After telling lawmakers in an Oval Office meeting Thursday he doesn’t want more immigration from “shithole countries,” President Trump said the U.S. should bring in more people from countries such as Norway instead.
In the history of international migration to the U.S., it was a deeply ironic statement. (Many have also called it racist, since Trump used the vulgarity to describe Haiti, El Salvador and African nations.)
About a century ago, a wave of European migration drew many Norwegians to the U.S. At the time, they faced challenges assimilating and catching up with native-born Americans.
But now that the president wants Norwegians to come on over? They’re likely too successful to bother.
Norway may have been on Trump’s mind due to his recent meeting with the country’s prime minister, who would have reason to boast of her country’s economic success. Norway has ranked at the top of the U.N.’s Human Development Index for all of this century. By all measures, it has a high quality of life.
But, interestingly enough, that’s a relatively recent development.
For the vast majority of history, including the period in the mid-to-late 1800s and early 1900s that comprised the biggest wave of immigration from what is now Norway to the United States, Norway might have been on the president’s so-called manure pile. European immigrants of that time fueled many of the same fears about immigration we see today, and politicians fought to close the nation’s borders back then — as successive waves of migrants from different European countries faced hostility upon arrival in the U.S.
Until the postwar era, Norway’s per-capita gross domestic domestic product — that is, the amount of economic activity generated per person — was about half that of the U.S., according to the Maddison Project Database, which compiles and adjusts historical economic data. For much of that time, Norway’s GDP consistently ranked in the bottom half of European countries in the data set.
During that time of intense immigration, researchers have found, Norwegians were far from the model they might appear to be today. For decades after their arrival, they struggled to adapt and lagged behind other groups.
In a 2012 paper that first came to my attention in an excellent series of tweets from Cato Institute analyst Alex Nowrasteh, economists Ran Abramitzky of Stanford University, Leah Platt Boustan (now of Princeton University) and Katherine Eriksson (now of the University of California, Davis) looked at Census data for immigrants from 16 European countries and regions between 1900 and 1920.
They found that Norwegians, based on earnings implied by their mostly rural, low-income occupations such as farming, fishing and logging, arrived in the U.S. with the lowest earning potential of any national group. Even after 30 years in the country, the authors found, Norwegians had failed to find higher-paying work and close the gap with either native earners or most other immigrants (those from Finland and Portugal were the exceptions).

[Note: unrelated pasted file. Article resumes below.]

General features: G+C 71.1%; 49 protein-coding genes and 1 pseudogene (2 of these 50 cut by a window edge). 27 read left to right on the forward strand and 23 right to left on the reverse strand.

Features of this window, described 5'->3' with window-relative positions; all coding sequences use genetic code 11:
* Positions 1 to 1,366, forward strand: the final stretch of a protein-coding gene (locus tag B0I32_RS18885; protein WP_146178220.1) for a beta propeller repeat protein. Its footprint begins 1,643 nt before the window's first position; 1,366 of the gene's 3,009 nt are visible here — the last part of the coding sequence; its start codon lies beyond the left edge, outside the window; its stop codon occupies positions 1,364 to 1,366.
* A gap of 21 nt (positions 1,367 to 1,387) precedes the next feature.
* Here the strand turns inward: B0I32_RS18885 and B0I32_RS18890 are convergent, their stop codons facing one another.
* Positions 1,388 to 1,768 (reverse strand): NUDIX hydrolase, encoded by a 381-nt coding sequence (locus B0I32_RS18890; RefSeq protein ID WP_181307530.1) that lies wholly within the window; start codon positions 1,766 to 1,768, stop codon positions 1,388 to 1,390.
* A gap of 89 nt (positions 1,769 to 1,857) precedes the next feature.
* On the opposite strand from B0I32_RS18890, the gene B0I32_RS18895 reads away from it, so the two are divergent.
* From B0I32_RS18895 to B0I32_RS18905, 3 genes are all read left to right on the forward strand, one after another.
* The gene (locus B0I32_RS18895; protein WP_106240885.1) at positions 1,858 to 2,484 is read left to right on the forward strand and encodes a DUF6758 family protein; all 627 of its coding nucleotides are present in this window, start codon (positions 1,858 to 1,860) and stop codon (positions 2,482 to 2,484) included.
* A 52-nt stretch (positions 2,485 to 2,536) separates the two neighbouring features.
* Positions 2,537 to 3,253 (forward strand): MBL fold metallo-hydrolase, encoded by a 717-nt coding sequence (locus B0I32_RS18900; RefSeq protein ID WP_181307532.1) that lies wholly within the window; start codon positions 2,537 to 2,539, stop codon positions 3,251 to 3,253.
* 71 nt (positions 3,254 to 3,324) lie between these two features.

By that same measure, even second-generation Norwegian immigrants (black bars) had failed to assimilate and move into higher-paying occupations.
In the current era, Norwegian-Americans are doing well. But perhaps not as well as Norwegian-Norwegians who, with a boost from their careful stewardship of natural wealth such as North Sea crude and hydropower, enjoy high levels of income and health status, and other scores of quality of life.
Remember how their GDP, adjusted for population, use to be half that of the U.S.? Now the chart has almost flipped.
Norwegians have it so well today that, the president’s entreaties aside, they don’t even bother coming to America any more. Based on the most recent detailed numbers available from the Census Bureau, which tracks migrants from more than 100 countries, Norwegian-born people today are the third smallest group of resident immigrants in the U.S. in raw-number terms.
Many countries above it on the list are smaller in terms of population. The only two below it on the list are Latvia, which has about a third of Norway’s population of 5.3 million, and Saint Vincent and the Grenadines, which is nearly 50 times smaller.
According to a tweet from Statistics Norway (via Reuters), just 502 Norwegians moved to the U.S. in 2016, down 59 from the year before. An entire generation of Norwegians have, through their immigration decisions, made it clear where they prefer to live.